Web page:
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Thoracic Cancer

Thoracic cancer is a type of cancer that develops in the area between your neck and your stomach. Lung cancer is the most common form of thoracic cancer we treat, but it can also affect other tissues and organs including your esophagus and the parts that make up your airway.

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Cancer care for your chest, lungs + esophagus

Did you know that lung cancer is the second most common form of cancer among all people in the United States? On a positive note, it's very treatable when caught early. A combination of proactive lung cancer screenings and lifestyle changes (quitting smoking) can dramatically drop the risk of lung cancer before it ever becomes a serious concern. 

At Tufts Medicine, your care team will include dedicated expert thoracic surgeons, medical oncologists and radiation oncologists who work together to create a personalized care plan to give you the best treatment options available with the most innovative techniques available today. 

We're committed to doing the work to make healthcare work better for you, from screening to cutting-edge treatment and recovery.

nurse outside a bay of the Intensive Care Unit (ICU).
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Our team has your entire chest care covered when you're living with a malignancy, such as:

Esophageal cancer
Indeterminate lung nodule
Lung cancer
Thymus cancer
Tracheal tumors


While we tailor each thoracic cancer treatment path to a person's unique needs, everyone's care begins with an evaluation. If initial testing reveals nodules, or "spots," on your lungs, we'll work with our lung nodule specialists to provide you with a prompt evaluation.

It's important to note that nodules can be cancerous or noncancerous. Our experts are committed to providing answers as soon as possible so we can properly plan for your healthcare.

Lung cancer screening

Lung cancer screenings help us identify cancer at its earliest stages. The American Lung Association reports that lung cancer screenings find more than half of lung cancers while they're still in their earliest and most treatable stages. Lung cancer screenings can help your doctor identify abnormalities before they become cancerous and begin to cause symptoms.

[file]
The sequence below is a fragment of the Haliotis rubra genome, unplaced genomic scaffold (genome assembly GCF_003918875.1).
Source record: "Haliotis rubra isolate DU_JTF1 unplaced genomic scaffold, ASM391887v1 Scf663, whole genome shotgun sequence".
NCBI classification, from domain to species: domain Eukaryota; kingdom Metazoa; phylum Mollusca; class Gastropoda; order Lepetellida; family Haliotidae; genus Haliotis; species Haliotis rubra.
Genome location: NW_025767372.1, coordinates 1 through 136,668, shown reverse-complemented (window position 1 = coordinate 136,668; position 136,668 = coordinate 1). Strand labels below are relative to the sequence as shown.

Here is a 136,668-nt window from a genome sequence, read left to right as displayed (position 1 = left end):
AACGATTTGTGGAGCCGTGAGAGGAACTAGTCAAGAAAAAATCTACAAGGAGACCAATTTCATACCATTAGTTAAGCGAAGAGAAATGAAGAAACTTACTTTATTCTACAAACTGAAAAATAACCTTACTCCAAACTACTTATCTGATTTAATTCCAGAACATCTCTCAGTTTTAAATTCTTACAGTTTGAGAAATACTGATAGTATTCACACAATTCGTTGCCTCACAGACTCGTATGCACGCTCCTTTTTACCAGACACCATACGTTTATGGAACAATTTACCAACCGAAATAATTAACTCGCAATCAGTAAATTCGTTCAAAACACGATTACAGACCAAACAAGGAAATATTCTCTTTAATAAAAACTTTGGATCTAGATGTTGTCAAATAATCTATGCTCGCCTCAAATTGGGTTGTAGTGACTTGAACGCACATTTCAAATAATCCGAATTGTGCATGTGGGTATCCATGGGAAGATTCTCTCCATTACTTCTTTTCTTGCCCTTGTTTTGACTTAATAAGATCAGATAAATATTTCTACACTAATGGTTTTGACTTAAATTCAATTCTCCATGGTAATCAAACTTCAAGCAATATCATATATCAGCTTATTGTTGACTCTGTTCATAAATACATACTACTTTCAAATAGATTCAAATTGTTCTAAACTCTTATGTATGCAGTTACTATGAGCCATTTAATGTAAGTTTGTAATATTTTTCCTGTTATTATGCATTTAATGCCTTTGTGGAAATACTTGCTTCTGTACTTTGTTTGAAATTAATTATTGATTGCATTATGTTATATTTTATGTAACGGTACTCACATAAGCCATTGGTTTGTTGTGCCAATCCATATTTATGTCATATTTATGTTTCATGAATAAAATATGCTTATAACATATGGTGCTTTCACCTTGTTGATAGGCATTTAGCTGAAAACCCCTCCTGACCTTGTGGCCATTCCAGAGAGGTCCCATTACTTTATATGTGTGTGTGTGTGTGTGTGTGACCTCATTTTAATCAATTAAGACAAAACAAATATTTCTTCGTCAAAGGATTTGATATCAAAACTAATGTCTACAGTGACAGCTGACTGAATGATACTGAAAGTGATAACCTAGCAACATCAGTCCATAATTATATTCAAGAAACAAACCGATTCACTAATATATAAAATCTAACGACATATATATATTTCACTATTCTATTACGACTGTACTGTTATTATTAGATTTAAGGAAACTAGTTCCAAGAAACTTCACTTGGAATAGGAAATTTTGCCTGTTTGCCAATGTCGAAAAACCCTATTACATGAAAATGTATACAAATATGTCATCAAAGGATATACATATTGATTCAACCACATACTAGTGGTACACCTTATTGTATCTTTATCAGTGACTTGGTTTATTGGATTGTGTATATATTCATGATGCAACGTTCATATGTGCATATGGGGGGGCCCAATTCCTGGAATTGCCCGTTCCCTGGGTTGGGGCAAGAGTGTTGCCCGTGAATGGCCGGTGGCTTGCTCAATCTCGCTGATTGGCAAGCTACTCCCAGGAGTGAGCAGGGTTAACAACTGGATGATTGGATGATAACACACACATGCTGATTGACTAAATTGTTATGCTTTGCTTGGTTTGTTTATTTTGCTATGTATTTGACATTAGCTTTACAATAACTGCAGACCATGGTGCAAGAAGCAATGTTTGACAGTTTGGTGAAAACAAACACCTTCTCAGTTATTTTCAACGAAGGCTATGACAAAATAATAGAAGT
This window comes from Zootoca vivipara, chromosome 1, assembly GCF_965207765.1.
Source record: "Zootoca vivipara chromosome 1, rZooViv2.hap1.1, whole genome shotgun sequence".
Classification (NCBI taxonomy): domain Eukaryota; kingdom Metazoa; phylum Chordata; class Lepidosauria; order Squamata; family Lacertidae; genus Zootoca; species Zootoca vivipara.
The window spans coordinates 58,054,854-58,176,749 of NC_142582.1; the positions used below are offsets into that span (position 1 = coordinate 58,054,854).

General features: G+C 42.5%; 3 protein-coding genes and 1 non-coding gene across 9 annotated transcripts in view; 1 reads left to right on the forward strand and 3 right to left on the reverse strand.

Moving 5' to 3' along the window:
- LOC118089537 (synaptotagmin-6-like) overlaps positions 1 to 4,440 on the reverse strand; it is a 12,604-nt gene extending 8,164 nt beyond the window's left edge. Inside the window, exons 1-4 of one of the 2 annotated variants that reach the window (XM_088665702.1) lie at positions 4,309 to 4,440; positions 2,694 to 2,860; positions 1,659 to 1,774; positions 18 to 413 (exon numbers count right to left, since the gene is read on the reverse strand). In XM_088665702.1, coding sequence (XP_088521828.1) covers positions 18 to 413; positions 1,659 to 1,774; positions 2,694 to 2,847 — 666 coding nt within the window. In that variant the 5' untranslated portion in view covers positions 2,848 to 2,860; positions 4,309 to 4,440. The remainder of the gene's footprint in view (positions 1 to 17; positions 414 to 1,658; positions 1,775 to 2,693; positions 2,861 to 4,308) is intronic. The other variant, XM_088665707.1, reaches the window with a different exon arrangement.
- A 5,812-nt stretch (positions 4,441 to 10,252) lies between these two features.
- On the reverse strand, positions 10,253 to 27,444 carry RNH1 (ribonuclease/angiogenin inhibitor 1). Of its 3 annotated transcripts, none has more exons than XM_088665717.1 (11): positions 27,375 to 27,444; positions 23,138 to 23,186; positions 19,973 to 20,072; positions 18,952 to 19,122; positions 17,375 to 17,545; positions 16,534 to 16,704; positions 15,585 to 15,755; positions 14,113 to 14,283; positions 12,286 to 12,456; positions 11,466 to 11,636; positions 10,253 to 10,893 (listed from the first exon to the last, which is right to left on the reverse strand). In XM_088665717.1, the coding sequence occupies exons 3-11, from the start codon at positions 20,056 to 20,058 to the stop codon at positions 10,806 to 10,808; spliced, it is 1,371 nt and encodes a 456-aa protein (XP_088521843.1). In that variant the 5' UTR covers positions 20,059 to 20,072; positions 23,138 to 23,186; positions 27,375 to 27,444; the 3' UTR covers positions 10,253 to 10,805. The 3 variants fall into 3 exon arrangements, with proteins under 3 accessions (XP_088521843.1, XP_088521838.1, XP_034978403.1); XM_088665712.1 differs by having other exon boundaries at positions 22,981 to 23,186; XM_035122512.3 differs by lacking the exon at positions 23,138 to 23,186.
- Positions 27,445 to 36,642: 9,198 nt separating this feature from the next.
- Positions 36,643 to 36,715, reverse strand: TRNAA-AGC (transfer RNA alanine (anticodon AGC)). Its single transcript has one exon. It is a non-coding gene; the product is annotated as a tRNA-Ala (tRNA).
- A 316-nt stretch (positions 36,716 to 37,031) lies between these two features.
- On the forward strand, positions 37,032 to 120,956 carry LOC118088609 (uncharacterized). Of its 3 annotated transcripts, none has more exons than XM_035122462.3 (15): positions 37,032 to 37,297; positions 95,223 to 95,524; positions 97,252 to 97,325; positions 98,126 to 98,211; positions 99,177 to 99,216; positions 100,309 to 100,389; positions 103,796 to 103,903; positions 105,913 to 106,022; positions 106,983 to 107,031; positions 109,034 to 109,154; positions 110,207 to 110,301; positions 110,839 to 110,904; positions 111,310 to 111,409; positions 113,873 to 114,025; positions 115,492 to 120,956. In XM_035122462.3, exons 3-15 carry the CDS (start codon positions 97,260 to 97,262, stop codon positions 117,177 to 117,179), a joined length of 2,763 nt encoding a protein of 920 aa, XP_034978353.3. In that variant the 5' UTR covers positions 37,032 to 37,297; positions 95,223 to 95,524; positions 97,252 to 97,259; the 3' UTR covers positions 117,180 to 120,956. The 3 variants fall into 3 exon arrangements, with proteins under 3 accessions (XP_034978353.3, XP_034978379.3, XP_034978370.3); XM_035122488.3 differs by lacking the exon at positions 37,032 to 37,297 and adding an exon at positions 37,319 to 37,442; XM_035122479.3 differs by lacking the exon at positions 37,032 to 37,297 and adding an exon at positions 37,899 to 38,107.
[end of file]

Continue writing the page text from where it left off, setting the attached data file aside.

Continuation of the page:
We're here to treat your whole health, not simply one part. That's why our brightest minds in the field have come together to meet you where you are with your care needs, including our:

  • Thoracic surgeons
  • Medical and radiation oncologists
  • Radiologists
  • Medical and interventional pulmonologists
  • Gastroenterologists
  • Nutritionists
  • Experts in pain management 
  • Palliative care experts 

Treatment options are based on your specific condition and how far it has advanced. Your doctor will talk you through whether surgery, radiation therapy, chemotherapy or a combination of treatments will work best for you.


Surgery is often the first step in treating thoracic cancers, especially if they're detected early on. Whenever possible, our experienced surgeons use minimally invasive techniques to reduce your pain, risk and recovery time.

If diagnosed early, surgery can eliminate tumors. For more advanced cases, surgery is often followed by a combination of chemotherapy, immunotherapy, targeted therapy and possibly radiation. 

Radiosurgery + radiation therapy

People with early-stage lung cancer who aren't candidates for traditional surgery may be eligible for stereotactic body radiotherapy (SBRT) or other ablative therapy. This non-invasive treatment uses large doses of hyper-targeted radiation to kill cancer cells while preserving healthy tissue.

Traditional radiation therapy combined with surgery is another approach to treating thoracic cancers. 


Chemotherapy and other "targeted" cancer-fighting medications can be used alone or as part of a larger treatment plan with other therapies. It's often prescribed to reduce tumor size before a surgical resection (removing all or a portion of the lung) or to prevent tumors from returning after surgery.

Our doctors use advanced molecular profiling to determine if targeted anti-cancer drugs — which usually have fewer side effects than traditional chemotherapy — are right for you.

Anasuya Gunturi MD, PhD talks with patient at Lowell General Hospital's Women's Wellness Center clinic appointment.
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From regular office visits to inpatient stays, find the healthcare you need and deserve close to home.

Greg Schumaker, MD (Medical Director at Lowell General Hospital's ICU, Section Chief of Critical Care, Adult Sleep Medicine) talking to a family member in the waiting room of the Intensive Care Unit (ICU).
Our doctors + care team

Meet the doctors and care team devoted to supporting you every step of the way along your path to better health.

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